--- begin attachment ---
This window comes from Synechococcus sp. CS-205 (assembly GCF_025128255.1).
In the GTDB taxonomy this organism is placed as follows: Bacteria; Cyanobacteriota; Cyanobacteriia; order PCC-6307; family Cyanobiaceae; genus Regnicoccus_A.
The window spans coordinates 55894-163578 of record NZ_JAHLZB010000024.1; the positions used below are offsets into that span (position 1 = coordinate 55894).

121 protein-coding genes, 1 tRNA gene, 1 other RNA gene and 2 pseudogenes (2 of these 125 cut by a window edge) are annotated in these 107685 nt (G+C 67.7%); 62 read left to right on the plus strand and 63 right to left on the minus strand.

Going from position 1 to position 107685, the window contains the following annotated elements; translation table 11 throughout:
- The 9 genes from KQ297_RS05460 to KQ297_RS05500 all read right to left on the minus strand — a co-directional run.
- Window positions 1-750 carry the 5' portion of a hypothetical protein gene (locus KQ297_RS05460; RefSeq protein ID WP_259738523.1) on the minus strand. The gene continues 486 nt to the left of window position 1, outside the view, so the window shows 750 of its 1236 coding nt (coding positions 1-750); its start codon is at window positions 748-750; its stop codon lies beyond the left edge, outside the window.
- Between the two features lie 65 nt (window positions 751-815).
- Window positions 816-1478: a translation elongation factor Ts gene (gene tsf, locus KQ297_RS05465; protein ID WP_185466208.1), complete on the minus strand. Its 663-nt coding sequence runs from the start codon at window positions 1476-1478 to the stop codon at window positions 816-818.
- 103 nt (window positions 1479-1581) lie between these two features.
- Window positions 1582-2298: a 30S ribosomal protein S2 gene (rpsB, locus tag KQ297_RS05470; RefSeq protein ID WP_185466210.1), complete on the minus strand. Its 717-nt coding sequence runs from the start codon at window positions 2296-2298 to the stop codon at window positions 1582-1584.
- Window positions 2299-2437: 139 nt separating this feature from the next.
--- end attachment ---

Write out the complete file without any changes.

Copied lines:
This window comes from Synechococcus sp. CS-205 (assembly GCF_025128255.1).
In the GTDB taxonomy this organism is placed as follows: Bacteria; Cyanobacteriota; Cyanobacteriia; order PCC-6307; family Cyanobiaceae; genus Regnicoccus_A.
The window spans coordinates 55894-163578 of record NZ_JAHLZB010000024.1; the positions used below are offsets into that span (position 1 = coordinate 55894).

121 protein-coding genes, 1 tRNA gene, 1 other RNA gene and 2 pseudogenes (2 of these 125 cut by a window edge) are annotated in these 107685 nt (G+C 67.7%); 62 read left to right on the plus strand and 63 right to left on the minus strand.

Going from position 1 to position 107685, the window contains the following annotated elements; translation table 11 throughout:
- The 9 genes from KQ297_RS05460 to KQ297_RS05500 all read right to left on the minus strand — a co-directional run.
- Window positions 1-750 carry the 5' portion of a hypothetical protein gene (locus KQ297_RS05460; RefSeq protein ID WP_259738523.1) on the minus strand. The gene continues 486 nt to the left of window position 1, outside the view, so the window shows 750 of its 1236 coding nt (coding positions 1-750); its start codon is at window positions 748-750; its stop codon lies beyond the left edge, outside the window.
- Between the two features lie 65 nt (window positions 751-815).
- Window positions 816-1478: a translation elongation factor Ts gene (gene tsf, locus KQ297_RS05465; protein ID WP_185466208.1), complete on the minus strand. Its 663-nt coding sequence runs from the start codon at window positions 1476-1478 to the stop codon at window positions 816-818.
- 103 nt (window positions 1479-1581) lie between these two features.
- Window positions 1582-2298: a 30S ribosomal protein S2 gene (rpsB, locus tag KQ297_RS05470; RefSeq protein ID WP_185466210.1), complete on the minus strand. Its 717-nt coding sequence runs from the start codon at window positions 2296-2298 to the stop codon at window positions 1582-1584.
- Window positions 2299-2437: 139 nt separating this feature from the next.